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The puppy had sad eyes ...

06 Jun 2015 | by | Posted in: Adoption

Don’t rescue a dog that doesn’t need rescuing

2

In animal rescue and welfare, as in the case of almost everything else, there are trends and fads that need to be addressed from time to time. This article comes as a timely educational piece for those who want to help dogs in need. 

As an animal welfare worker, I receive anywhere between 10 and 50 calls a day. A lot of the calls are about actual rescues, accident cases that need immediate attention, and abandoned dogs that need to find new homes. Increasingly, there is a new type of caller. I like to call this person the “rescue-me rescuer”. To give you an idea, I recently received a call from a gentleman who had picked up five stray puppies off the street and wanted me to take them into the shelter immediately. I tried to explain in vain, why this was a terrible idea and how, in fact, he should put the puppies right back where he found them. What followed was a string of abuses about how cruel I am and how people like me should have no place in the animal welfare work. This was the fourth such call that day, and I was beginning to feel like a credit card peddling call centre employee, who probably gets yelled at on nine out of ten calls.

To mitigate the influx of “rescue-me rescuers”, here’s the basic low-down on how stray puppy rescue works. Or doesn’t.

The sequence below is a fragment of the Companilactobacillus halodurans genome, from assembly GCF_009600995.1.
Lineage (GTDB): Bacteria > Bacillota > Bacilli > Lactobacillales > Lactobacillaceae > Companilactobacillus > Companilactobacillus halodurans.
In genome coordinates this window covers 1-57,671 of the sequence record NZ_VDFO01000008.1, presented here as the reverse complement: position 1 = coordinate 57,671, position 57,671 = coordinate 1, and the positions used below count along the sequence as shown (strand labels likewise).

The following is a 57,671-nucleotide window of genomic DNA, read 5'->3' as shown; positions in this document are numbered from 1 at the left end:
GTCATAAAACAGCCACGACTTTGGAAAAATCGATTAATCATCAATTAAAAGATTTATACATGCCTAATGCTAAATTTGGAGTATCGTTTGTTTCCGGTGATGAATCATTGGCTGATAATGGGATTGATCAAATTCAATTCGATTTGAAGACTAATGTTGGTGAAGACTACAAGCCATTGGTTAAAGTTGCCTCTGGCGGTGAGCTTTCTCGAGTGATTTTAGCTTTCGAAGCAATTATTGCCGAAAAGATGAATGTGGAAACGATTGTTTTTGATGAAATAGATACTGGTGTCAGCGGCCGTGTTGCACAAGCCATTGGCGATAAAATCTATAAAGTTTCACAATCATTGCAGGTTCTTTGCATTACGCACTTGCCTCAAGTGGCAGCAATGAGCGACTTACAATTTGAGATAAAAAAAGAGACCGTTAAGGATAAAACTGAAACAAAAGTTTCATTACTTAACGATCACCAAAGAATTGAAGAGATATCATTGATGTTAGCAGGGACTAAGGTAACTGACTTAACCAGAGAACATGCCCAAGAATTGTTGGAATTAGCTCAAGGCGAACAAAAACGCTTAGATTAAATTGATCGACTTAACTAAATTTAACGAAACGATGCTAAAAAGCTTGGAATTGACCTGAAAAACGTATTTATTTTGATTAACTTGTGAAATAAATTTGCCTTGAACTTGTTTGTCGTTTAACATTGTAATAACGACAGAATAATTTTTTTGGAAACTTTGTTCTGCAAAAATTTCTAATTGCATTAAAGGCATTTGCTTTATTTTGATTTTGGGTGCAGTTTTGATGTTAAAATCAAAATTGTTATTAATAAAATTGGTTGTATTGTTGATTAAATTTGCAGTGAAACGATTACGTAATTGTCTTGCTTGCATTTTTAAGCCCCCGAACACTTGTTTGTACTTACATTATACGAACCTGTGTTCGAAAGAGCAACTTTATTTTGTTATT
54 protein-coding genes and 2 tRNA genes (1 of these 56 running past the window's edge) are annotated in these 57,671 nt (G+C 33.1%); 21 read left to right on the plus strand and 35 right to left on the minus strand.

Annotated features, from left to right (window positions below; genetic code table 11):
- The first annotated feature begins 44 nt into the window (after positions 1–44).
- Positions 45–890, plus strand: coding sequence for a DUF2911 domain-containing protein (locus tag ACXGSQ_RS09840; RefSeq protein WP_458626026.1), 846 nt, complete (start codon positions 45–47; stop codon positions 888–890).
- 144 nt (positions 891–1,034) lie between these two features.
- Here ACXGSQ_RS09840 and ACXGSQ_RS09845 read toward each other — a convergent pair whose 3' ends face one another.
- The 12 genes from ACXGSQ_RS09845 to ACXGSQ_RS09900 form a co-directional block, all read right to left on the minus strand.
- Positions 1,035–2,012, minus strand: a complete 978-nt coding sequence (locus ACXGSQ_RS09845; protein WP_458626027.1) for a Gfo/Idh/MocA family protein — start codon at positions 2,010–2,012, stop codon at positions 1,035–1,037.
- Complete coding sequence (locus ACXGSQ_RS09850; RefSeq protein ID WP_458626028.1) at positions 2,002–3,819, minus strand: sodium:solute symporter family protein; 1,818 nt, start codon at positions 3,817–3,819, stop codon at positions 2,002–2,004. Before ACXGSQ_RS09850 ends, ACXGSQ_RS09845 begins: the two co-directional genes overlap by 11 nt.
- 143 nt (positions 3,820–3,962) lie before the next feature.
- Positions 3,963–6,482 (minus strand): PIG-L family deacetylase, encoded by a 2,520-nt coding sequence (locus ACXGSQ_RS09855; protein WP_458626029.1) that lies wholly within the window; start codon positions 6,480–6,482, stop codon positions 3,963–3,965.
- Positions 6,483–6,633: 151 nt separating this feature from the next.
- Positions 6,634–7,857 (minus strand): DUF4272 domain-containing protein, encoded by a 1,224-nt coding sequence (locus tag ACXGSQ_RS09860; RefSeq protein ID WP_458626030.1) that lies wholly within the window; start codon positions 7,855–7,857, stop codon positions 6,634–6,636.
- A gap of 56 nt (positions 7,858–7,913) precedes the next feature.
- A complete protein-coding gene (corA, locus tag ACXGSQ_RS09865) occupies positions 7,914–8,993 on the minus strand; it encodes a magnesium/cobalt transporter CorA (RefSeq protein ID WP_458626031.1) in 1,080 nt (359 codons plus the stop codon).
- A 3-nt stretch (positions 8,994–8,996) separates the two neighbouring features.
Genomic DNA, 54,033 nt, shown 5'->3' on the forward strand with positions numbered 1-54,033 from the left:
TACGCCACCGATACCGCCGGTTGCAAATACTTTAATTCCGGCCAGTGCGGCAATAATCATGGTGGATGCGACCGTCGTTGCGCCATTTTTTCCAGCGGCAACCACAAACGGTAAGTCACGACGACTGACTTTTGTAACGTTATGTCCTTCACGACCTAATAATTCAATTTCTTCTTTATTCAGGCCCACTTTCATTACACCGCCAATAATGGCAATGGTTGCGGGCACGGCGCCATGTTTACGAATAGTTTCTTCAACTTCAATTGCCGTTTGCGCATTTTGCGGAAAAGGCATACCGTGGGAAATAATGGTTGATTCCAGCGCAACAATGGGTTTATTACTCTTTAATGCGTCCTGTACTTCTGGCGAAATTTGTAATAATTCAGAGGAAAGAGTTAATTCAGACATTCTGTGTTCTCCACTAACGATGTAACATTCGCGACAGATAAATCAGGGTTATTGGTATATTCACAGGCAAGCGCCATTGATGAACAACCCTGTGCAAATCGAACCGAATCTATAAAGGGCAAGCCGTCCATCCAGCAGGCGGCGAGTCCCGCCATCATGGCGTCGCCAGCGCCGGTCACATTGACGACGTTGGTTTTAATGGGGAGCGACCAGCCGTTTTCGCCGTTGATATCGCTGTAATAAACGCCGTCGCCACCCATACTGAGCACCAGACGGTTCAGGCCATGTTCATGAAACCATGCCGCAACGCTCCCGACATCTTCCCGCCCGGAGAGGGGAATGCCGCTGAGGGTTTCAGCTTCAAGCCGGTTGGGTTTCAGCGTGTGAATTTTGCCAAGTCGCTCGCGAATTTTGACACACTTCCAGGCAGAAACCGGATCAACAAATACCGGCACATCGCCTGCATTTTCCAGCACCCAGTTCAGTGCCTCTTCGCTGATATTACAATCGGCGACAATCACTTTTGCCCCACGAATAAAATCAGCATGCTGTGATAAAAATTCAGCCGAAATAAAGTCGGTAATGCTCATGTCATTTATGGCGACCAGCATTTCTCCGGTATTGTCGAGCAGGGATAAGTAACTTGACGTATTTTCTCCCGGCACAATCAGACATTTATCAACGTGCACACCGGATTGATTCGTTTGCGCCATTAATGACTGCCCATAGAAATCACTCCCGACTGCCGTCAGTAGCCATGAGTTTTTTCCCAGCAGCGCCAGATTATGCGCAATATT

First of all, India has lakhs of stray dogs and, over generations, they have found ways to fit into their environment and live on the streets. While Animal Birth Control (ABC) programmes are in place in most cities and towns, ensuring the sterilisation of street dogs is a process that is likely to take many years to start becoming effective. Till then, there will be dogs living on the street. The street is as much theirs as it is yours. Learn to coexist peacefully. As finite as the boundaries of our country are, shelter spaces for animals are a minuscule percentage of that finite space. To expect that every puppy or adult should get off the street and go into a shelter is ridiculous. Unless, of course, you have thousands of acres of land and are willing to donate it to animal welfare, build shelter spaces and enclosures, and fund food and medical bills for the thousands of dogs that you want off the streets. 

If you see a puppy or a bunch of puppies on the street, and want them to be adopted into good homes, please understand that this means you have to become part of the process. Pick them up ONLY if you know you can help by fostering them till their second round of vaccinations are over. This means, they have to be old enough for their first round of shots. 21 days have to pass after the first round, in order for the puppy to be ready for the booster shots. At least three days have to pass before the puppy can come into a shelter environment and hope to survive. While they stand a chance of surviving on the streets like their parents and their parents before them, dropping them off at a shelter when they are not vaccinated, means they will most likely die of common infections within 48-72 hours. Besides putting all the others dogs there at risk.

If you have picked up a healthy puppy off the street because it looks "sad", you have not rescued it; you have de-homed it. I've been sad a lot the past year. All of us probably have been, at some point. You don’t see people jumping up to rescue you and take you home; don’t do the same to another unsuspecting animal.

The only time it makes sense to pick up a puppy off the street, is if its mother has died whilst still feeding it OR it has met with an accident and needs medical help.

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